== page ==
Excerpts from Video Transcript:
Despite the fact that many of us feel like we are in the "Era of Overtesting", in many states including my home state of NJ, it looks like changes may be coming to high-stakes testing.
No matter what your feelings are about these tests, one thing we probably all share is that these digital summative tests have pushed us to get our bandwidth and devices in order.
Now, we have the capacity to start to look at the assessments we’re doing and figure out how to best utilize digital assessment tools to really amplify the impact on student learning.
But it's important to remember: doing assessments digitally doesn’t automatically mean that student learning will increase.
Boosting Transparency and Collaboration
So what does the research say about how the assessment process can help us “double student achievement”?
There is a growing body of research that it’s the common formative assessments that we create together as a team that can have the strongest impact.
In research done by Allen Odden and Sarah Archibald in their book “Doubling Student Achievement...and Finding the Resources to do it” - they find that schools able to make drastic improvements to achievement scores shared the practice of using common formative assessments for each unit, and one of the main reasons is to bring instruction: “out into the open, as it was the subject of public and professional conversations and the focus of ongoing professional development.”
One important ingredient to having the transparency that Odden and Archibald are hoping for is to get feedback quickly so as a teacher I can make nimble instructional decisions, and have a real opportunity to explore the results.
This is one place where going digital can help us tremendously.
3 Benefits to Doing Digital Common Formative Assessments
In Richard DuFour’s Book, “In Praise of American Educators: And How They Can Perform Even Better”, he points to six benefits of going this route of common assessments, and I’ll share three big ones:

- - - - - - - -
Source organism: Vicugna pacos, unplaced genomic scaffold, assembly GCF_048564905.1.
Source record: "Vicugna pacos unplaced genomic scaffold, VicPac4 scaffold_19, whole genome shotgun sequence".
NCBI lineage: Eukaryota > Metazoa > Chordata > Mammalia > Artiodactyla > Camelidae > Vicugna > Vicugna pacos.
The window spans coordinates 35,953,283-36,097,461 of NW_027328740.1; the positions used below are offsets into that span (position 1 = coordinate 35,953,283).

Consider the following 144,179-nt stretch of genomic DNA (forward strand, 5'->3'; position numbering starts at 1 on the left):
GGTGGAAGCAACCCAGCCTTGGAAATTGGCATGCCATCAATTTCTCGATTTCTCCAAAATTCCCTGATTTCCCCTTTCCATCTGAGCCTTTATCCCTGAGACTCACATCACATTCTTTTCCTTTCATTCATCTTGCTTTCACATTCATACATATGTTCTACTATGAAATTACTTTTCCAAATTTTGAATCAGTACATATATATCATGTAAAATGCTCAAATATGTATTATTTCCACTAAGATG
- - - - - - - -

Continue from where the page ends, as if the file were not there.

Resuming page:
- Stronger Assessments
When every test item is vetted by the entire team before it becomes part of the assessment, the diversity of expertise will increase the quality of each item. This is also a great practice even if you are using a test bank. If using a digital platform, ideally you’ll be able to submit your questions to a shared “bank” which can be used in the future.
- Better Equity for Students
Rather than letting the individual teacher determine the rigor of the assessment, doing common assessments provide consistency in teacher expectations.
By doing this digitally, the group will be able to really spot disparities in learning quickly across classrooms, and work together to provide an effective system of interventions.
- Data Turned into Information
This is perhaps the most compelling reason to prioritize digital assessment – getting SPEEDY, approachable data is of utmost importance.
Data shouldn’t be about running PDFs or trying to interpret spreadsheets; rather, it's important to prioritze tools that provide fast and intuitive analytics and data visualizations.
To get more details on this topic, make sure to watch the full video: https://youtu.be/xeZI-ig0wb4
To learn more about OnCourse Assessment, click to watch a preview video!